Waiting for a transaction to be confirmed can be an impediment towards POS transactions. Accepting a check from a trusted Bitcoin bank would be one solution to the problem. I've being thinking about how this would work and have derived the following protocol so far:
Alice wishes to buy a neat toy for her daughter from Bob for two Bitcoins.
Alice asks Bob if she can pay with a check from her bank, ABC. Bob says 'yes' and gives her the public key to make the check out to (call it PK).
Alice contacts ABC and asks for a check payable to PK for the amount of two Bitcoins. ABC checks Alice's account for two Bitcoins. Alice's account has at least two Bitcoins, so ABC puts a hold on her account for, say five minutes, of the amount two Bitcoins. ABC then creates a check of the following form and gives it to Alice:
(magic bytes) [identifies this as being a check]
ABC [the name of her bank]
2 [the amount of the check]
PK [the receiver's public key]
(transaction details) [public information about the transaction]
(bank info) [encrypted information used by ABC. Can contain information such as an id number to prevent double spending, Alice's account number, etc.]
(bank signature) [A signature by ABC of all previous fields]
Alice gives this check to Bob.
Scenario 1 (Bob doesn't have a bank):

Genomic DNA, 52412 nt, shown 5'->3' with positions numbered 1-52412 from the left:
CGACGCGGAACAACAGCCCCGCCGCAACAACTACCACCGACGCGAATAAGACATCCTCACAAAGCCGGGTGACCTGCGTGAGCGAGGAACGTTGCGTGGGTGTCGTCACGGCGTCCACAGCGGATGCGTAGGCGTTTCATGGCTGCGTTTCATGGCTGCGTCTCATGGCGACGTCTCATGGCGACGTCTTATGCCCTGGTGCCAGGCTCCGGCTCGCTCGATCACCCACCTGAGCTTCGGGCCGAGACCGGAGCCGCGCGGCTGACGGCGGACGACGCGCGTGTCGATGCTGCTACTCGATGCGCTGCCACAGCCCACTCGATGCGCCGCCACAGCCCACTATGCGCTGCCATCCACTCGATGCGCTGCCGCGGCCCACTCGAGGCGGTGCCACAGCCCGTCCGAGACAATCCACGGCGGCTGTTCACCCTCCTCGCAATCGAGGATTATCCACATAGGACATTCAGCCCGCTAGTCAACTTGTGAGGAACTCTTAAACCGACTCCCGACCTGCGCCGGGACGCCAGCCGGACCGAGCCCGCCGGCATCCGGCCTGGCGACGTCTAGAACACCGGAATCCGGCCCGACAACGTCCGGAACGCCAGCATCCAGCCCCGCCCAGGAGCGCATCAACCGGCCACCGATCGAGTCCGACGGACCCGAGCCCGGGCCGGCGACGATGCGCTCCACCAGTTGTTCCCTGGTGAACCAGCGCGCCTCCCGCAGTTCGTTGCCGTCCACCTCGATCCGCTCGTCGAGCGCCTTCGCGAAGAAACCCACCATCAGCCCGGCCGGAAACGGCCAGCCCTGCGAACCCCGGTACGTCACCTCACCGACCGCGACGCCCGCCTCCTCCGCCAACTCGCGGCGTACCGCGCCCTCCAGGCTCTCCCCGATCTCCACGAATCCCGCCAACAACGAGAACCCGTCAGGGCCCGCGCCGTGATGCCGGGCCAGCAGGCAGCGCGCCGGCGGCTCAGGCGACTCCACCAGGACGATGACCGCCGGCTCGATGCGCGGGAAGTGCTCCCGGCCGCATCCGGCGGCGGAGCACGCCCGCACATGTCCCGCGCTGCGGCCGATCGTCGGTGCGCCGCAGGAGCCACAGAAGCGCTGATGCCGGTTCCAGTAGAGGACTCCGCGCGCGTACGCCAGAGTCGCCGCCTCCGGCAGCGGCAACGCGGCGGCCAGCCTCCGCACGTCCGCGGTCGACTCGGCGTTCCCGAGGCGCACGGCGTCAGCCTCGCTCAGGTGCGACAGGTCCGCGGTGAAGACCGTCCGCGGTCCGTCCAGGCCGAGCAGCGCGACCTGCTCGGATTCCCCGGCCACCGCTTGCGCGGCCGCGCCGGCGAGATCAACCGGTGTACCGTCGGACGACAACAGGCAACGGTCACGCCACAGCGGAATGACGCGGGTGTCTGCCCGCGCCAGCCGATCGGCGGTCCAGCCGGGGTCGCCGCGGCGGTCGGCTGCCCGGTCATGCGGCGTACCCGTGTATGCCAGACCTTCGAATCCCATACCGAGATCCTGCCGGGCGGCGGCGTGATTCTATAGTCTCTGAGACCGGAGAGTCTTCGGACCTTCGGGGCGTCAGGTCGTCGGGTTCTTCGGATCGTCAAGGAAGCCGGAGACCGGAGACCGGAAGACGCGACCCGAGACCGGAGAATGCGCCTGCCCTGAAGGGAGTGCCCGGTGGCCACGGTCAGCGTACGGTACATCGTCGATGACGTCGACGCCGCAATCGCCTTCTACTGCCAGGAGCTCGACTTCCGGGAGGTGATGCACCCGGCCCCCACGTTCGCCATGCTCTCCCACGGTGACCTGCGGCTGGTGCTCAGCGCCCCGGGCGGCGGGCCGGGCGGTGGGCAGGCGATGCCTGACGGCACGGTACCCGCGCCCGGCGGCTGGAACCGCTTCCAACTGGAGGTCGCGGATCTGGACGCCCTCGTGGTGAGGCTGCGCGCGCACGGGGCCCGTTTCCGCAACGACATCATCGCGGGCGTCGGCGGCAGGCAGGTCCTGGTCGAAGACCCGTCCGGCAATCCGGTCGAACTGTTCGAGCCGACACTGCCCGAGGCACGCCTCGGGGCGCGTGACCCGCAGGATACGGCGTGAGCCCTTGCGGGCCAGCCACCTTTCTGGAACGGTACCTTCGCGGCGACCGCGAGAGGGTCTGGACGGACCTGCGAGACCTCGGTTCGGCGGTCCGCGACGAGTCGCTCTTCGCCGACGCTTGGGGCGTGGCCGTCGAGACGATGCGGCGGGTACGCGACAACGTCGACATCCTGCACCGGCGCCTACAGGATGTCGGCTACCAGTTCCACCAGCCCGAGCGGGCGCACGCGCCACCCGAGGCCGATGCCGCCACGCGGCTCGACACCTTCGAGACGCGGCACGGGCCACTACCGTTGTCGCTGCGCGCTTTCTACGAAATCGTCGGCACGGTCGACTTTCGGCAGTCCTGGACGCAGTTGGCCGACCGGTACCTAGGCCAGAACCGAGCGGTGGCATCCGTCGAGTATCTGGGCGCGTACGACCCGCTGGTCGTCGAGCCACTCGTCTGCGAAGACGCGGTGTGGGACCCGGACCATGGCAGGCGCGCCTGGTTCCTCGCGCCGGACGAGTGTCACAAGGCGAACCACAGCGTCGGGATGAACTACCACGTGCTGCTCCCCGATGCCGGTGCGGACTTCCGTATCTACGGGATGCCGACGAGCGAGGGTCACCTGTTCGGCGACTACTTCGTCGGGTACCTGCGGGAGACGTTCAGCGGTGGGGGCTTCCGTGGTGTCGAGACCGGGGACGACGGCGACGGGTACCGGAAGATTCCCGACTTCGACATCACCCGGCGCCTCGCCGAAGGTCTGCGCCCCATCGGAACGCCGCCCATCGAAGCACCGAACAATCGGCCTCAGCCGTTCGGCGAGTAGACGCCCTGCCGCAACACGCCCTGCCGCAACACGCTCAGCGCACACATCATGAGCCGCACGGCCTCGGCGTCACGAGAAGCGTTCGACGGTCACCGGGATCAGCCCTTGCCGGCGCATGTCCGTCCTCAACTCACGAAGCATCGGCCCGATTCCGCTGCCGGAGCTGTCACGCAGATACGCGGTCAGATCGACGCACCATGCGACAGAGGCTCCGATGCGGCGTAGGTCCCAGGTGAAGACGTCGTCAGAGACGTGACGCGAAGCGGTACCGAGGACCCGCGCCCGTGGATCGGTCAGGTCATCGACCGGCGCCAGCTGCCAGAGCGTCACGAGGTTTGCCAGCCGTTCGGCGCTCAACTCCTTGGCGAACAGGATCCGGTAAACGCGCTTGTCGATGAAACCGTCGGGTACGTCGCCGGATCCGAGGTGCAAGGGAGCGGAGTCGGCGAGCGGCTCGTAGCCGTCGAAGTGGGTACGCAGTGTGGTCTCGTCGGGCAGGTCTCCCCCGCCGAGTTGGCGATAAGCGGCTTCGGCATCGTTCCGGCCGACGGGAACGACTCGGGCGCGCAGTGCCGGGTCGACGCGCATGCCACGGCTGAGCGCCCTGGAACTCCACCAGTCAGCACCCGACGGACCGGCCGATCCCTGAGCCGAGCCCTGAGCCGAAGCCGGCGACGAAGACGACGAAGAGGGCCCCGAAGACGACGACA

Bob verifies he can accept the check. Bob contacts ABC and asks to cash a check. Bob gives the check to ABC. ABC verifies the check, and gives a nonce to Bob. Bob encrypts the nonce with the corresponding private key of PK and gives the result back to ABC. ABC verifies the result with PK, and asks Bob for a receiving address. Bob gives a receiving address to ABC. ABC sends two Bitcoins to the address and notifies Bob that Bitcoins have been sent.
Scenario 2 (Bob's bank is XYZ):
Bob contacts XYZ and asks to deposit a check. Bob gives the check to XYZ. PK is the public key for XYZ, so they perform the steps in Scenario 1. Upon success, XYZ informs Bob that his account has been credited the amount on the check.
The transaction is now complete, so Bob gives the neat toy to Alice.
(transaction details) can be used to indicate the type of account from which the amount is being drawn. In the above situation, this field is empty, indicating full-reserve on-demand Bitcoin deposits.
Thoughts? Does anyone see something wrong with the above?